Dragons, I might add, are fairly common in the Southern Basin. By far the most common are brass dragons (which look like they do in Dungeons and Dragons 3.5, not as they do in Pathfinder), but are also present. For decades there were no dragons in the Southern Basin, with the same circumstances surrounding the Great Breach being responsible for them leaving the Basin, but over the past few years they’ve been returning. The acitan take this as a very good sign. The dragons were veritable fountains of knowledge and were highly respected--even if they had no interest in biotechnology.

Silvanshee are a species of outsider that came to the area long, long ago. Long enough ago that there’s no telling where they came from. Their civilization is near the acitan one, by which I mean that it’s a rare acitan settlement that doesn’t have a population of silvanshee as well. Interestingly, acitan and silvanshee are interfertile; with the overall phenotype of the offspring being determined by the mother. However, a crossbreed born of an acitan mother will have a natural affinity for sorcery, and a crossbreed born of a silvanshee mother will have the same instinctual knowledge of biology that characterized the acitan. These traits aren’t inheritable, though. There are, however, traits that crossbreeds have that are inheritable: for a silvanshee mother, large adult size of the offspring, acitan-like coat patterns, green or amber eyes, and only semiretractable claws; for an acitan mother, black coat, violet eyes, and fully retractable claws. Silvanshee-acitan relations aren’t particularly rare; both species are pretty indiscriminate in their liasons.

The rivers (many of which are bioluminescent at night) of the Southern Basin are entirely contained within it. They bubble up from springs in the ground, travel a ways, and then terminate in lakes. The water is extremely clear, with the bottom of the rivers being limestone and creatures like corals trapping silt and digesting the organic matter in it. Most of the organisms in the rivers are evolutionarily leftovers from a period when the Southern Basin wasn’t cut off, but a relatively recent product is the snark, which resembles nothing so much as a water snake with two scales modified into long fins like that of a blue shark; and of course the native land crabs have been endlessly modified to fill the gap left by the rodents, even if they do a lousy job during drought years.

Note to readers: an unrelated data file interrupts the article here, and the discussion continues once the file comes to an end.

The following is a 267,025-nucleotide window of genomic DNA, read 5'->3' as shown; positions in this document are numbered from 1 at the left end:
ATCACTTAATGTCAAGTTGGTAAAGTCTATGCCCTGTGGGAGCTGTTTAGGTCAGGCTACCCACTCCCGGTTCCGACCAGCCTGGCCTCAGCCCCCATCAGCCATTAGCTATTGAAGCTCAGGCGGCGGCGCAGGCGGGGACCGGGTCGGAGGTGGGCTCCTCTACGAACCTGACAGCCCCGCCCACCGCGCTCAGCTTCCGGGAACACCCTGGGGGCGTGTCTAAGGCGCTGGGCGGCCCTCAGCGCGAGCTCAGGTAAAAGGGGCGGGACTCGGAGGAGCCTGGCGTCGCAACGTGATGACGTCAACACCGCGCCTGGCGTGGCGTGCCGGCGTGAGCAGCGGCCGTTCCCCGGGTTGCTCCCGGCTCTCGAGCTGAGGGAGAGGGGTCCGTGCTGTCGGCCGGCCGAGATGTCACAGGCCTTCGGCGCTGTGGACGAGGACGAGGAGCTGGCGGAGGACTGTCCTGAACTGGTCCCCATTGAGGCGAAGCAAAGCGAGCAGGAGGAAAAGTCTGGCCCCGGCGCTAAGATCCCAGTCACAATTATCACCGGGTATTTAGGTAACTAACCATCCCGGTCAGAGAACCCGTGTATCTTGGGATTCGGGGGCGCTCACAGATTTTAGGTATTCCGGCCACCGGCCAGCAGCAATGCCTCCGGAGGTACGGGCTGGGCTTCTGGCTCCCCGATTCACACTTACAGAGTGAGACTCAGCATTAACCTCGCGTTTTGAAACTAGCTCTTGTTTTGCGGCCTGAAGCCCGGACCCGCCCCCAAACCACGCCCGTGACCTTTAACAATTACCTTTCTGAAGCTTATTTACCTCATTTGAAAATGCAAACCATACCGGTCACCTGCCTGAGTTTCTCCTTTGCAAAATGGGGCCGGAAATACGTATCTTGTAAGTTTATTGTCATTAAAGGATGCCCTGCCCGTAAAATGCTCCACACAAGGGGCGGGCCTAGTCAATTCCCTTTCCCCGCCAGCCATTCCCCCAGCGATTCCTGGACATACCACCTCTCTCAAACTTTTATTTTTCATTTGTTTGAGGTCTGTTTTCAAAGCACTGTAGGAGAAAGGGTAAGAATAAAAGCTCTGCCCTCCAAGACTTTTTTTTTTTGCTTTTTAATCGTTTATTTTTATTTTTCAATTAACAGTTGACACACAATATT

One might note that despite the fact that the Basin has been evolutionarily isolated and is for the most part populated with wildlife and displaying a fossil record consistant with an evolutionarily history close to identical to that of Africa’s, there are such creatures as kangaroos. This is due to the occasional teleportation accident. Such things only happen rarely, but sometimes enough of a species will be teleported that they’ll establish a breeding population, if one without a very healthy range of genotypes.


-- Citrakayah

Written 2012